Hello hello! Want to color for your mama?
Cheers to the mamas!
My love of chocolate making has been reignited this year, and I especially enjoy making special treats to share with friends. This week I made a box of chocolates for my friend Mary’s birthday. After witnessing her excitement (who wouldn’t be thrilled to receive a colorful box of rich, sweet, vegan bites?) I decided to share the process here. This project is suitable for kids or adults. It’s fun, and it reuses materials. If you’d like to give a box of chocolates to a friend, all you have to do is:
*Find a small, cardboard box that you don’t need anymore. A tea box works beautifully.
*Recycle scraps of old wrapping paper, pages, photos, etc. by gluing them all over the box. Collage, draw, write. Make it clean, make it messy. Make it beautiful.
*Cut a piece of parchment paper to fit inside the box. You can glue it down as lining, or just stick it in there like tissue paper.
*Make chocolates! The box I made for Mary was all raw– turtle shells, chocolate-lavender bars, cinnamon-cayenne chocolates, and mint chocolates. For some wonderful raw chocolate recipes, check out Ani’s Raw Food Desserts. Or just browse around online and explore the endless recipes! No matter what kind you make, it’s worth researching your cacao provider before purchasing. For organic and fair trade cacao, I recommend Mountain Rose Herbs.
*Keep chocolates in the freezer until ready to gift. Assemble box, and adorn with a bow or flower.
*Give box of chocolates to your friend, and watch as their love for you grows.
On another note, would you like to color something Springy? I drew this for my young friends at the University School of Nashville, and thought you might like it too!
…here’s another Springy coloring sheet from last year.
I can’t believe it’s been over a month since my last post– winter is flying by! I’ve been sleeping a little later, moving a little slower, eating a little heartier, dancing, drawing, reading, and doing some big-time snuggling. Letting winter be winter.
Foodscaping my backyard with my sweet, sweet friend Jeremy:
Can’t wait for the next batch!
And now, what you came for: coloring! Hope you enjoy these little veggie valentines. Color, cut, and share with your dearest.
Happy February, friends! xo
Filed under: coloring pages
Since the Happy Thanksliving! coloring zine madness has come to an end, I have been spending my time working on various kitchen projects,
making holiday gifts, catching up on reading, spending time with loved ones, gearing up for another animation camp (remember this?), and working on ideas for new coloring zines! You can count on some fun, veg-themed coloring in 2012. : )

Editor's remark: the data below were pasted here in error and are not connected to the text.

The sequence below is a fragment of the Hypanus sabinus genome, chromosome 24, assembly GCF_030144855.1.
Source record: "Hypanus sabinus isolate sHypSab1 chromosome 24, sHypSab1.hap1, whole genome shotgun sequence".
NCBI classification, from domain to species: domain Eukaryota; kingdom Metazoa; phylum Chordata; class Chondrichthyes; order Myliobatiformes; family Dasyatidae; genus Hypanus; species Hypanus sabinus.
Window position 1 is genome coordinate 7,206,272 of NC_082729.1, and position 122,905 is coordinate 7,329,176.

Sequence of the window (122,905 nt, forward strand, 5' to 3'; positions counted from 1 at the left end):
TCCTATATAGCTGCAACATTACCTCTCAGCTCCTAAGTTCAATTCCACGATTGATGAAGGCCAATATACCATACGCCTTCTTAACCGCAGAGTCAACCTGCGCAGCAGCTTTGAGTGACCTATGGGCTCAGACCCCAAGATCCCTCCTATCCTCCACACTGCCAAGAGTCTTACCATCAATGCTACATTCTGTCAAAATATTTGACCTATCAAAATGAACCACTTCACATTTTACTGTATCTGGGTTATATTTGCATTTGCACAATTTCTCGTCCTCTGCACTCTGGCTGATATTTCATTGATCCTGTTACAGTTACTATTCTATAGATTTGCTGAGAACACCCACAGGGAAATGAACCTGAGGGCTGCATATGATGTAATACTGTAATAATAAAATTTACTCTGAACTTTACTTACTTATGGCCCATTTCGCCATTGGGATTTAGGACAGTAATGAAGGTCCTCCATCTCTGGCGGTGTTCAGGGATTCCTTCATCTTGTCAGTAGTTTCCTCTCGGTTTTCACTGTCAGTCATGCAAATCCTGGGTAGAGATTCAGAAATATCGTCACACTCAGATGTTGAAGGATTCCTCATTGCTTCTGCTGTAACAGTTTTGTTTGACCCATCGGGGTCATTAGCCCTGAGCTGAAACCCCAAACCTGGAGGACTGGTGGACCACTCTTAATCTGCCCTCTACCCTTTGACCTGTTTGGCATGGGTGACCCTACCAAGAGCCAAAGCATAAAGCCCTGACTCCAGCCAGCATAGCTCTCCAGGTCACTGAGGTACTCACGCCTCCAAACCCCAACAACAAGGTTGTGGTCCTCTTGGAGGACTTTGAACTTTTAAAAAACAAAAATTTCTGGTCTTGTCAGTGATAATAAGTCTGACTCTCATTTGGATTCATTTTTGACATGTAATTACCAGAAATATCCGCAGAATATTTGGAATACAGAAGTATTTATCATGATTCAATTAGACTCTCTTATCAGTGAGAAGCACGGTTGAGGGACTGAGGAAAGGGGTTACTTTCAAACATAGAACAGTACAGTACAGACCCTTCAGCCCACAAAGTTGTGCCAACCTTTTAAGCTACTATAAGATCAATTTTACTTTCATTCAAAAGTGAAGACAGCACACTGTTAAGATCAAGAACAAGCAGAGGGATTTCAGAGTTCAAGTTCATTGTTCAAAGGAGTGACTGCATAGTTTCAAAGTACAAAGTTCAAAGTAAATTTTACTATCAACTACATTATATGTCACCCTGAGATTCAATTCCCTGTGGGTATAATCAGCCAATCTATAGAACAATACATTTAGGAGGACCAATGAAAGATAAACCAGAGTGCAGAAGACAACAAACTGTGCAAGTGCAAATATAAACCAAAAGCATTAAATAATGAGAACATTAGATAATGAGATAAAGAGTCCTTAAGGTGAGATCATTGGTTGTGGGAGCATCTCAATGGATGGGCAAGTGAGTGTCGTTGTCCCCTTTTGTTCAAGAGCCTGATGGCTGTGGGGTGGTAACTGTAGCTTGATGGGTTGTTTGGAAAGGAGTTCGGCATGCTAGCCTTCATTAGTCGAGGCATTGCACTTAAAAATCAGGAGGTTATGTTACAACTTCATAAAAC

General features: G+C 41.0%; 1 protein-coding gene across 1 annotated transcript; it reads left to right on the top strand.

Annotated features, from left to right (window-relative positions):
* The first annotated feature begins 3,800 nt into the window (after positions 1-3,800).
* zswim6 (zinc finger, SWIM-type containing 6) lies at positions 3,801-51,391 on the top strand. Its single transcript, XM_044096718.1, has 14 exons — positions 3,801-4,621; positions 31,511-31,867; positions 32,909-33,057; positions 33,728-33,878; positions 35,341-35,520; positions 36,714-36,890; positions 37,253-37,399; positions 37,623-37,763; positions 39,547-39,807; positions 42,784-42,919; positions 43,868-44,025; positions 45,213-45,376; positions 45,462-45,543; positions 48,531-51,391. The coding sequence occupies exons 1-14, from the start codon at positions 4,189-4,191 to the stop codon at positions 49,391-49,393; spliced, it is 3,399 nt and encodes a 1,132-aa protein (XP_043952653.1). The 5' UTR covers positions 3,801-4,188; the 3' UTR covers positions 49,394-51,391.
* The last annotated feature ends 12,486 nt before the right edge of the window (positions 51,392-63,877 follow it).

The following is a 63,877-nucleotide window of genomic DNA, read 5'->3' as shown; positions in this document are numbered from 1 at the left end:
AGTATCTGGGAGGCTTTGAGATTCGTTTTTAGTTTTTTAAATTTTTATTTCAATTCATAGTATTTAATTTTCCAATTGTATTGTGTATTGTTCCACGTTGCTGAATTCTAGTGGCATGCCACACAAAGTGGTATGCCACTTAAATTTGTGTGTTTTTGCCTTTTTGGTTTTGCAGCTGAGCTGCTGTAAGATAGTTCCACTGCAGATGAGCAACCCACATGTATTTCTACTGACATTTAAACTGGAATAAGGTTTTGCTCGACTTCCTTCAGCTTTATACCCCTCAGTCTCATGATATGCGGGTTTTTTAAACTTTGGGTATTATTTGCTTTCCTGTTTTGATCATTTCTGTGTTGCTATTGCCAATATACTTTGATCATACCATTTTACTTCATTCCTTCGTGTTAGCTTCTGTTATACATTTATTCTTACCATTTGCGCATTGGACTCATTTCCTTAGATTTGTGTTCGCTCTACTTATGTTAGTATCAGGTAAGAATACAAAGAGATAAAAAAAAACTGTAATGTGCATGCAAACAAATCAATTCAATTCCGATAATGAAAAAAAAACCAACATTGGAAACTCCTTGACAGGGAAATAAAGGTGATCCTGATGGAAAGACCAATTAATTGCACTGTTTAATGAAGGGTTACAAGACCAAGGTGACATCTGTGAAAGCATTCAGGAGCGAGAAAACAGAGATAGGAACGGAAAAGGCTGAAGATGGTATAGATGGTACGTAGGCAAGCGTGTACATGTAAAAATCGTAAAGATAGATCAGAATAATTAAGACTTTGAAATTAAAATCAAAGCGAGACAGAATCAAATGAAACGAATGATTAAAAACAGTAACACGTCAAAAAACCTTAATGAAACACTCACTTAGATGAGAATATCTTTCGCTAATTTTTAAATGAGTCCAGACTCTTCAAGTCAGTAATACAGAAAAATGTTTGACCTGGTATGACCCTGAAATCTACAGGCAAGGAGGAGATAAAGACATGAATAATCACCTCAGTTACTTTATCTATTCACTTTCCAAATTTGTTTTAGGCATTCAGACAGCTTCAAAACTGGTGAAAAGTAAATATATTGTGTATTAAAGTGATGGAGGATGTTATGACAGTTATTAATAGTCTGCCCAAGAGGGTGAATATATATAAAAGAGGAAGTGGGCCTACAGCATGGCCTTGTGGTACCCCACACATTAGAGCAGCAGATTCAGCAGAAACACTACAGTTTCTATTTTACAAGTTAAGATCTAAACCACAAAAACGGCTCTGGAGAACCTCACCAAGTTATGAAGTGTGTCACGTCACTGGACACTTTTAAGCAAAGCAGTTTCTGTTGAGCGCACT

In the meantime I’m taking requests for winter, vegan, holiday, and/or Garlic-Onion-Beet-Spinach-Mango-Carrot-Grapefruit Juice-themed coloring sheets! Wrap yourself in a warm blanket, bust out those colored pencils, and speak up… what do you want to color?
Filed under: book reviews, coloring pages, Happy Thanksliving! coloring zine, TurkeyLove
I’ll start by saying THANK YOU to all who have shown their support for Happy Thanksliving!. It feels wonderful sending copies all over the country, imagining lots of vibrant, compassionate kiddos reading and coloring. Working on this project has surely ignited my excitement about the holiday, and I hope that Happy Thanksliving! brightens your celebration as well.
image borrowed from Bonzai Aphrodite
*If you want your copies of Happy Thanksliving! delivered before Thanksgiving, place your order by THIS FRIDAY!* (If your order also includes a hardcover book or dolls, your shipment will take longer to deliver.
Want to read what other people are saying about the Happy Thanksliving! coloring zine? Check out these sweet reviews by:
Now let us color!
What would you like to say to a turkey friend?
Filed under: book reviews, coloring pages, Happy Thanksliving! coloring zine
I’m sewing up fresh copies of my new coloring zine, Happy Thanksliving! and wanted to give a warm, fuzzy shout-out to all who have voiced their support for this project.
Thanks to Jessica Almy at Vegbooks for her super-supportive review.
Thanks to Microcosm Publishing for naming Happy Thanksliving! as their Featured Awesome Product of the Week.
AND thanks to all who have purchased a copy for a friend, family member, or for themselves. (If you think you’re too old to color, you’re wrong). I’m so thrilled to hear that everyone is enjoying the zine! Wahoo!!!